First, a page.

The Bretuo family were Akusiase Agosum and his sister Asiama Nyame. Other elders include Tutu Kwa and Antwi Kurufa Daaduam. The Tena siblings later joined this family at Kububiase (Ahensan in the Ashanti Region). Initially they settled at Pra, Ofe, Oda river Basins, Ayaase and later settled at Mampong and Seniagya. In Kwahu, the Bretuo clan settled at the following areas: Abetifi, Twenedurase, Pepease and Nteso.
* The Totem of the Aduana Clan : The totem for the Aduana clan is a dog, with fire in its mouth or emitting fire from its mouth. It was this animal (dog) which led them to their settlement. They highly regard the dog, and anything that they say often comes to pass. It is believed that their mouth is supposed to carry fire (won ano yε gya).
The following are curses when it is performed or done by an Aduana. That is when they go naked before an ant hill and also when an Aduana squats and sneezes three times against an ant hill.In Kwahu the Aduana settled at Obomeng, Pitiko, Obo and Bepong. The Aduana hold the office of Fotosanfoc hene in the Kwahu traditional area.
*The Totem of the Asona Clan: The totem for Asona is the crow (kwaakwaadabi) or (Anene). It was mentioned that a gongong was beaten to announce the death of Nana Onyankopcn and they needed someone or a clan to go and wake him up. The crow went to where Nana Onyankopon was and started shouting Kwame, Kwaame! (God‟s name). Another clan said to the crow, let ears rest (momma or ma aso nna) which was corrupted to Asona.
It is claimed that part of the Asona came from the Buno kingdom, Adanse Ayaase, Mankessim and Abuakwa (Akyem Ahwenease). In Kwahu, they settled at Mpraeso and Pepease. The Kyidom stool has been in favour of the Asona clan that is the post of the chief spokesman of the Asona clan. This has always been to the Asona clan from Pepease.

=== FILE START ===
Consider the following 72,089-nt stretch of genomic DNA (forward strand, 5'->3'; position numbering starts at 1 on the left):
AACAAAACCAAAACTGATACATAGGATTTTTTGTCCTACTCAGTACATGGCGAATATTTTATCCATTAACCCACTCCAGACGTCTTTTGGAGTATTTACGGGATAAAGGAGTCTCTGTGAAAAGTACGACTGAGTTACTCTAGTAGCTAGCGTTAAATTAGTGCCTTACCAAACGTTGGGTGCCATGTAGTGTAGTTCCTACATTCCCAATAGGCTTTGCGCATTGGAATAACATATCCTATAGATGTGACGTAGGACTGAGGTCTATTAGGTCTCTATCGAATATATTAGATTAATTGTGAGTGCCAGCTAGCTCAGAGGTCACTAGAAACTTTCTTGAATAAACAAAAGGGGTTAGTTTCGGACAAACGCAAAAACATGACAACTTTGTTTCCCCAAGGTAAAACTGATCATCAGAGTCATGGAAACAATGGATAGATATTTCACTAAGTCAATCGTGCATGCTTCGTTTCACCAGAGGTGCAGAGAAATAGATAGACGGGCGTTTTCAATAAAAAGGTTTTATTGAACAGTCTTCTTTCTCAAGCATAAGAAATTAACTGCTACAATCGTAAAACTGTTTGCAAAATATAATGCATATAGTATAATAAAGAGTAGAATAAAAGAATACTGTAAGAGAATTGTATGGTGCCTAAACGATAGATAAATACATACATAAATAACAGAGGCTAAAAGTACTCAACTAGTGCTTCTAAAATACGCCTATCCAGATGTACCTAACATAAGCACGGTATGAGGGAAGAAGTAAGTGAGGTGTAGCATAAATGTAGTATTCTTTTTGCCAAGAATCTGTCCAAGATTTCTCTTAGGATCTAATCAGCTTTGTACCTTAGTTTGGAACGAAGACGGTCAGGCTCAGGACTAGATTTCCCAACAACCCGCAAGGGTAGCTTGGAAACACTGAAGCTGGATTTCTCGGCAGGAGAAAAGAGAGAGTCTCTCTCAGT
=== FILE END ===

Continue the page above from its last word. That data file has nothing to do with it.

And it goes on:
*The Totem of the Asakyiri Clan: The vulture (cpεtε) is the totem for the Asakyiri. It is claimed that Asakyiri and Asona were brothers and sisters siblings and were known as Asona ne Akyiri which was corrupted to Asakyiri. Asakyiri followed Asona and settled at Bono Manso. The women adopted the vulture as their totem and the males (men) also adopted the vulture as their totem as they were calm, peace-loving. Later they accepted the vulture as a symbol for the whole clan.
The Asakyiri is said to have migrated from around Lake Chad to the Bono state, and then founded Akyerεkyerε state with the capital at Fomate. The leader was Asone Nyansa. He made his people learn craft. They were defeated and annexed by Dankyira.
*The Totem of the Agona Clan: The totem with which the Asona clan is associated is the parrot (Ako) which is noted for its fluency. Probably that might be the reason why Agonas are fluent in their speech. It is highly difficult to see an Agona who is dumb/ cannot talk.It is noted that Agonas hailed from Dankyira during the reign of Ntim Gyakari and also from the Ayokoc of Asante. There was a war between Agonas of Dankyira
and Ayokoc of Asante as a result of Osei Tutu who was the Ayokohene, cut off an ear each of the toll- collectors of Dankyira.
Kofi Agyei, who was popularly known as Okomfo Anokye, was then the chief priest (traditional) who commanded Ntim Gyakari to sacrifice a fair lady as a sign of victory over the Asantehene (the King of Asantes). Unfortunately the woman (fair lady) that they sacrificed was later discovered to be ckomfo Anokye‟s own mother who was used for the ritual. Okomfo Anokye then turned against Dankyiras and supported the Asante state. This time he said a leader or a general should offer himself to be shot as a sacrifice. The man who offered himself was Tweneboa Kodua. Because of the sacrifice, there is a saying that Kodua de ne ti agye Asante-man.
Ntim Gyakari was unaware and thought victory was almost his so he was released and was playing a draft (oware) with his wife Gyamea when some slaves used to entertain them. These slaves had part of their bodies chopped off particularly their noses, eyes, ears, flesh of their arms and their haunch backs removed. They played music and danced to entertain the King.
It was there that the King was attacked and beheaded. The head was taken to Kumasi as a sign of victory. The Asante king stepped on the head as a footstool. This saw the decline of the Dankyira state and the consequent rise of the Asante Kingdom. The Agonas are the occupants of the Banmu stool. Through marriage some Agonas of Asantes and other ethnic groups and Bukuruwa, which is now a state at Kwahu came to settle at Kwahu.
*The Totem of the Asene / Asenie Clan: The totem associated with the Asene clan is Apan (the bat) which is their totem. According to Koranteng (1997:45), the Aseneε clan was founded at Amakom. They were the next second group that got settled at Kwahu after the Aduana. As warriors their appellation is Aseneε kodi Adcnten. In times of wars the Aseneεs are the scouts, they follow the Twafo group. They are always at the left and right wings at wars.